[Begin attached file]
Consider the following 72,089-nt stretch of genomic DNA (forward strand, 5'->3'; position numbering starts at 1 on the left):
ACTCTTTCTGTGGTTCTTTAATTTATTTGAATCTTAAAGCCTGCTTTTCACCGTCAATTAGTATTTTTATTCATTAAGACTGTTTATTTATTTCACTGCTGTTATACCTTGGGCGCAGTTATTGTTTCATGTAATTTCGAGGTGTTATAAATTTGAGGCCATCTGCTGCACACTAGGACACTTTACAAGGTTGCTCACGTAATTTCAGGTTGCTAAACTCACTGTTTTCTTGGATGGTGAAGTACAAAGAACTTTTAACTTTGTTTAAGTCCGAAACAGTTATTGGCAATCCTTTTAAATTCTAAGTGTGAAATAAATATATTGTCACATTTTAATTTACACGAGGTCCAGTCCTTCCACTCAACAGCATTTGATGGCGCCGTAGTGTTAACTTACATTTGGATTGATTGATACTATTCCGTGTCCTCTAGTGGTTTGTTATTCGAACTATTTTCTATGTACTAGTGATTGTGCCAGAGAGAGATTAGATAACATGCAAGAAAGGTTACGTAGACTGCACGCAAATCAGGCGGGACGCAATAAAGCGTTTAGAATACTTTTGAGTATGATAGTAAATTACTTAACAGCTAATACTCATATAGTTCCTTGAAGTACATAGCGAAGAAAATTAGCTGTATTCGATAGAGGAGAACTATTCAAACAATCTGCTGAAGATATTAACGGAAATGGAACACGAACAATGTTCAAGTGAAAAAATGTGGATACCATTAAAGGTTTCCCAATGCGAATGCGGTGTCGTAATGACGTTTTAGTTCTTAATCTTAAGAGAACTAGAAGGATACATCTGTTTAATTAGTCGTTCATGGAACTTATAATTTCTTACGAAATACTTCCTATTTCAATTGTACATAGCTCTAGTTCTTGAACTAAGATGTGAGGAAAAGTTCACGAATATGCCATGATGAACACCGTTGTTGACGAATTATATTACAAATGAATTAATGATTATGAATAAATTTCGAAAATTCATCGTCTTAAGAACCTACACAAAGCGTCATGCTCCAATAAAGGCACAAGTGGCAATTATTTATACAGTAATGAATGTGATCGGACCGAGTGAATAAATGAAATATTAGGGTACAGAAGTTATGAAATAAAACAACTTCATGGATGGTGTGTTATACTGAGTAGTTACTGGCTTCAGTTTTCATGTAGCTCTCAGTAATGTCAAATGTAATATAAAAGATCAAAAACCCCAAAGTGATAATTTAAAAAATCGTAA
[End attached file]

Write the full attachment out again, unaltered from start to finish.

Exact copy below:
Consider the following 72,089-nt stretch of genomic DNA (forward strand, 5'->3'; position numbering starts at 1 on the left):
ACTCTTTCTGTGGTTCTTTAATTTATTTGAATCTTAAAGCCTGCTTTTCACCGTCAATTAGTATTTTTATTCATTAAGACTGTTTATTTATTTCACTGCTGTTATACCTTGGGCGCAGTTATTGTTTCATGTAATTTCGAGGTGTTATAAATTTGAGGCCATCTGCTGCACACTAGGACACTTTACAAGGTTGCTCACGTAATTTCAGGTTGCTAAACTCACTGTTTTCTTGGATGGTGAAGTACAAAGAACTTTTAACTTTGTTTAAGTCCGAAACAGTTATTGGCAATCCTTTTAAATTCTAAGTGTGAAATAAATATATTGTCACATTTTAATTTACACGAGGTCCAGTCCTTCCACTCAACAGCATTTGATGGCGCCGTAGTGTTAACTTACATTTGGATTGATTGATACTATTCCGTGTCCTCTAGTGGTTTGTTATTCGAACTATTTTCTATGTACTAGTGATTGTGCCAGAGAGAGATTAGATAACATGCAAGAAAGGTTACGTAGACTGCACGCAAATCAGGCGGGACGCAATAAAGCGTTTAGAATACTTTTGAGTATGATAGTAAATTACTTAACAGCTAATACTCATATAGTTCCTTGAAGTACATAGCGAAGAAAATTAGCTGTATTCGATAGAGGAGAACTATTCAAACAATCTGCTGAAGATATTAACGGAAATGGAACACGAACAATGTTCAAGTGAAAAAATGTGGATACCATTAAAGGTTTCCCAATGCGAATGCGGTGTCGTAATGACGTTTTAGTTCTTAATCTTAAGAGAACTAGAAGGATACATCTGTTTAATTAGTCGTTCATGGAACTTATAATTTCTTACGAAATACTTCCTATTTCAATTGTACATAGCTCTAGTTCTTGAACTAAGATGTGAGGAAAAGTTCACGAATATGCCATGATGAACACCGTTGTTGACGAATTATATTACAAATGAATTAATGATTATGAATAAATTTCGAAAATTCATCGTCTTAAGAACCTACACAAAGCGTCATGCTCCAATAAAGGCACAAGTGGCAATTATTTATACAGTAATGAATGTGATCGGACCGAGTGAATAAATGAAATATTAGGGTACAGAAGTTATGAAATAAAACAACTTCATGGATGGTGTGTTATACTGAGTAGTTACTGGCTTCAGTTTTCATGTAGCTCTCAGTAATGTCAAATGTAATATAAAAGATCAAAAACCCCAAAGTGATAATTTAAAAAATCGTAA